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Western Press Review: Asia's Press And Politics

  • Joel Blocker



Prague, 2 December 1998 (RFE/RL) -- Western press analysts turn much of their attention today to recent events in Asia. Yesterday's announced merger of two U.S. oil giants, Mobil and Exxon, also evokes some comment.

LOS ANGELES TIMES: Failing to report negative news does not erase it

The Los Angeles Times carries commentaries on freedom of the press in two major Asian nations, China and Indonesia. Wang Ruoshiu, a former deputy editor of China's People's Daily, discusses what he calls the Communist Government's "ban on 'bad' news." He writes: "There are a number of reasons why the average person in China does not read the (supposedly authoritative) People's Daily, but the most obvious is that they do not believe the Communist Party's propaganda organs. The media's official guiding principle is to focus on the 'good' and ignore the 'bad.'"

His commentary continues: "Consider the chaos in June at the newly built Hong Kong international airport. The whole world learned about the airport's disastrous opening day --everyone, that is, but the citizens of mainland China. Instead, the People's Daily boasted of the airport's great and glorious achievements..."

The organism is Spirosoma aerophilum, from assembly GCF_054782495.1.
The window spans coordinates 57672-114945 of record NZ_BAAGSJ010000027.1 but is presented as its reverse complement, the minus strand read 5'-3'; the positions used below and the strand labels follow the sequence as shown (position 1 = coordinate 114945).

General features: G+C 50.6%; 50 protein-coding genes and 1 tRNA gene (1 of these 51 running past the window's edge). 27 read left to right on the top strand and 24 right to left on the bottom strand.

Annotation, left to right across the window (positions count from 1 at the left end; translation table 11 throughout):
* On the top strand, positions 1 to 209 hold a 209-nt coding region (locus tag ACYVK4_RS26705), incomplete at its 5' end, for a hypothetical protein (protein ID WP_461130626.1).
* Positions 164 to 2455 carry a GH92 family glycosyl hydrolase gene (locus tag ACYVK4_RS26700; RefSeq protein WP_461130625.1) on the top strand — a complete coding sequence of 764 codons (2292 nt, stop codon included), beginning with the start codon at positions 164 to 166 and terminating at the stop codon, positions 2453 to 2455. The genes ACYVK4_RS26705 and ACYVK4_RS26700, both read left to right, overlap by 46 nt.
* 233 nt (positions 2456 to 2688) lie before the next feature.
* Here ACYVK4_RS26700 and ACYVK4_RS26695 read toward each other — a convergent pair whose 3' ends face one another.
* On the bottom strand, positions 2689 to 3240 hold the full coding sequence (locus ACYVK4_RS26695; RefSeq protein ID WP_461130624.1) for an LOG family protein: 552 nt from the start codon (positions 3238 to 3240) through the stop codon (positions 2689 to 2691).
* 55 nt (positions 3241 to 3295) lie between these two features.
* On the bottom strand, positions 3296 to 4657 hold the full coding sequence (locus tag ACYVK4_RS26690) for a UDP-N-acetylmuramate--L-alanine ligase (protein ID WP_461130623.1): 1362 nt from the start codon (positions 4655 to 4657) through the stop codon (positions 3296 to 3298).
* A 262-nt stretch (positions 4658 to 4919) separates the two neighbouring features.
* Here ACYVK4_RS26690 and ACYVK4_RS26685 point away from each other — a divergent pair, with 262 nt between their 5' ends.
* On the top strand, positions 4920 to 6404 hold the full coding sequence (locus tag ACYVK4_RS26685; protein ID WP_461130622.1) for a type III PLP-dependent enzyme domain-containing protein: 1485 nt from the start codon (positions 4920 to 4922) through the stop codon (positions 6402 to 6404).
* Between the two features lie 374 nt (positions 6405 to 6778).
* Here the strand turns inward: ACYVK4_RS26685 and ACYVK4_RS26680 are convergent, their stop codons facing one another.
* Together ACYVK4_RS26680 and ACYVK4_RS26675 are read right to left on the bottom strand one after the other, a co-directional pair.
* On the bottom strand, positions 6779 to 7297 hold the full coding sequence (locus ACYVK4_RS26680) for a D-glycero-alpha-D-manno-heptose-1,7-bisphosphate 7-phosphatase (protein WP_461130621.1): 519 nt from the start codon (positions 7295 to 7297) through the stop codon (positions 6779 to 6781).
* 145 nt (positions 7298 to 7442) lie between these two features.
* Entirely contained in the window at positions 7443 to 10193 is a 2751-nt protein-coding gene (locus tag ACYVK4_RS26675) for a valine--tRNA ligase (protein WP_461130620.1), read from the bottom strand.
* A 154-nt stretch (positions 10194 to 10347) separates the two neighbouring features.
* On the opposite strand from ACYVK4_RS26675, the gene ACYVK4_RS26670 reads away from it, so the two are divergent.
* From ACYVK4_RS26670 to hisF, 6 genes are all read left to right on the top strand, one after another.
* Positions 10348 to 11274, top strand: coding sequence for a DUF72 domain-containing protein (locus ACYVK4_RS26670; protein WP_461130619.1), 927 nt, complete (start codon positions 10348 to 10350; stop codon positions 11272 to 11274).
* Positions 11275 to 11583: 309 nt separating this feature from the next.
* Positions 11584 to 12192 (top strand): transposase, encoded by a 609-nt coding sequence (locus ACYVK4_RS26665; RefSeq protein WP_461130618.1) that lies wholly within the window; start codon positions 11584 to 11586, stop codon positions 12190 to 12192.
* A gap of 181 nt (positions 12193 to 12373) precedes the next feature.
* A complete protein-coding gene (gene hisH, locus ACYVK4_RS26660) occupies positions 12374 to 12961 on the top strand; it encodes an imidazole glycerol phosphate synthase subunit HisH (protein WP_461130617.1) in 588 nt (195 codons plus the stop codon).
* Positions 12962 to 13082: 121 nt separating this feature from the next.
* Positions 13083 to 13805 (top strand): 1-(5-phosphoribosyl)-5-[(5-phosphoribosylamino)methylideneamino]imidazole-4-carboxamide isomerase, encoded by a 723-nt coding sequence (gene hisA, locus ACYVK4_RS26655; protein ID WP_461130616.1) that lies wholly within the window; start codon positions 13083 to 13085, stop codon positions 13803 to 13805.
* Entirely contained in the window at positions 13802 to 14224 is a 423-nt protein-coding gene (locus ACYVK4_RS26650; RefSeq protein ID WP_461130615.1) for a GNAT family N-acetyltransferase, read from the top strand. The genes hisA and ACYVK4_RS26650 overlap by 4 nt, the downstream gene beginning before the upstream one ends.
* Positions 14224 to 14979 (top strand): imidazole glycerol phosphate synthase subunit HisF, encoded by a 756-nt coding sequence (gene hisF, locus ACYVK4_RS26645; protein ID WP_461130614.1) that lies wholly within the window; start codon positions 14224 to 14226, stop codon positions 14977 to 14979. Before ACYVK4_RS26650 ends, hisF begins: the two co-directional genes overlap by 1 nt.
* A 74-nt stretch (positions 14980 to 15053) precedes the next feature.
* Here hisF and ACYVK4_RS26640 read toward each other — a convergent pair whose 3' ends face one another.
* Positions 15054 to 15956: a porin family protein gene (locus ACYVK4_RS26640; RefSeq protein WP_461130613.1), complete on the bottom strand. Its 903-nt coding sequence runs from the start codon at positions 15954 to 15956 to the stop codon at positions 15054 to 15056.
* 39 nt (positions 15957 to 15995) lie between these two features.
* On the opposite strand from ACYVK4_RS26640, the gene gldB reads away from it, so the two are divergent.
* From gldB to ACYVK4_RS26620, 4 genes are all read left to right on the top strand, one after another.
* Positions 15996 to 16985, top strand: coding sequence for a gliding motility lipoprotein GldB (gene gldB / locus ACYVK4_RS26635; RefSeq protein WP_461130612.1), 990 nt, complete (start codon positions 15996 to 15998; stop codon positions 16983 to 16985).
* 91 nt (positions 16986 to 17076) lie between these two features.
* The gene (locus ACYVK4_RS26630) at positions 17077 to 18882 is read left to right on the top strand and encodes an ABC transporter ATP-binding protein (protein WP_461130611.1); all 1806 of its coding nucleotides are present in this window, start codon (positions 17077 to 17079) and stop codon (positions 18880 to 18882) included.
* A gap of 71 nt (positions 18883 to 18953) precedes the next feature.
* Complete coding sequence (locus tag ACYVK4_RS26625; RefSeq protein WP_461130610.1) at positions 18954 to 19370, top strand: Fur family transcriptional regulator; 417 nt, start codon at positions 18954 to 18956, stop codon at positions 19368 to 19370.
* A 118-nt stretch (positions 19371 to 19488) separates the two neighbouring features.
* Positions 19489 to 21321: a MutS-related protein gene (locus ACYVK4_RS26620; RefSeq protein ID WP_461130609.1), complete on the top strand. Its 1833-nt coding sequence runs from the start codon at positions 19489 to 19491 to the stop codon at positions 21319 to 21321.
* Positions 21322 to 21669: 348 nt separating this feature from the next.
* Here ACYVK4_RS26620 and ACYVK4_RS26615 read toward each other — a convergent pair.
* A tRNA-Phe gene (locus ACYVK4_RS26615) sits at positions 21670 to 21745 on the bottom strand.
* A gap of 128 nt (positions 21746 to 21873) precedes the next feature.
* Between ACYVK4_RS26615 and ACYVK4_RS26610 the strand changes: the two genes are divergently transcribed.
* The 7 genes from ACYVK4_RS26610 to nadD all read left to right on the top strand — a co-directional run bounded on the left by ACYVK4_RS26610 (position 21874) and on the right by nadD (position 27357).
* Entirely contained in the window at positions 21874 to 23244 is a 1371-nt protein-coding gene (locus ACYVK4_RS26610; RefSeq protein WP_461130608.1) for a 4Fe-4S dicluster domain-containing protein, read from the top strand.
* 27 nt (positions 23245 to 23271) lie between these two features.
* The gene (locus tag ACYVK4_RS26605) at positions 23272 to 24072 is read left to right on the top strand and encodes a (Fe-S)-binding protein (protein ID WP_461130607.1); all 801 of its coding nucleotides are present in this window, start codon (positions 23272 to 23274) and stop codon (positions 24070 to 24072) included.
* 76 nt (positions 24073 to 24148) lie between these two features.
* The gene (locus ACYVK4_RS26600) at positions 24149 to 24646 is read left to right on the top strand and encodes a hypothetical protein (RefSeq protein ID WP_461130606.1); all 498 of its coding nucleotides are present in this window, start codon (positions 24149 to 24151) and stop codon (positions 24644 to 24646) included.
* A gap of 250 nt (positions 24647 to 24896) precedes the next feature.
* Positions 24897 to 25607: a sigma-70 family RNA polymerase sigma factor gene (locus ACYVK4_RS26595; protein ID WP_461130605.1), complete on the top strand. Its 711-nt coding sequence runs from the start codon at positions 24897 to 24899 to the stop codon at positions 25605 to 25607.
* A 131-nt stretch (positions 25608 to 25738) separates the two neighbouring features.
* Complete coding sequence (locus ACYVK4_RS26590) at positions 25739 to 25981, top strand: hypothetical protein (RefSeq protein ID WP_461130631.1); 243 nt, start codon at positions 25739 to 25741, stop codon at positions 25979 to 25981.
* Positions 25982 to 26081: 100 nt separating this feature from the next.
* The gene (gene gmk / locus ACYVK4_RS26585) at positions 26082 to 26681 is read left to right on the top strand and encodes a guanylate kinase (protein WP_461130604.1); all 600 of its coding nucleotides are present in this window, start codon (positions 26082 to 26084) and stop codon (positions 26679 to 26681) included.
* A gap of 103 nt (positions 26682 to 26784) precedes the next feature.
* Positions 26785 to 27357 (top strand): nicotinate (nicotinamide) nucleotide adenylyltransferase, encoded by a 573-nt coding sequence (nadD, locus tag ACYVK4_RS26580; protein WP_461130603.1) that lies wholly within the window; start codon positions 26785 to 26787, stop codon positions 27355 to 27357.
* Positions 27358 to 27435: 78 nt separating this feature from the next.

Wang asks: "Who benefits from unreported news?" He answers: "The officials responsible for the errors or who actually made the errors. But failing to report negative news does not erase it. If anything, it exacerbates the situation. An important reason for the overwhelming prevalence of corruption in China is that too little of it has been exposed by the media."

LOS ANGELES TIMES: It's clear the revolution is unfinished

The second commentary is by Peter Eng, a reporter who has followed events in southeast Asia for more than 10 years. He writes: "For Indonesia's journalists, it's clear the revolution is unfinished. While reporting on anti-government protests in Jakarta last month, at least seven of them learned first-hand that their old foe, the military, has changed little. Although the journalists respectfully showed their IDs, the soldiers seized their cameras and beat them, witnesses said."

Eng goes on: "In Southeast Asia, attacks on the media also are attacks on democratic movements, because journalists have played crucial roles in the movements. As in Thailand and the Philippines, journalists in Indonesia helped up-end the old order by covering protest movements and by exposing human-rights abuses. Their struggle has borne fruit. In five months, the new government of President B.J. Habibie has granted more new publishing licenses than Suharto did in 32 years of rule."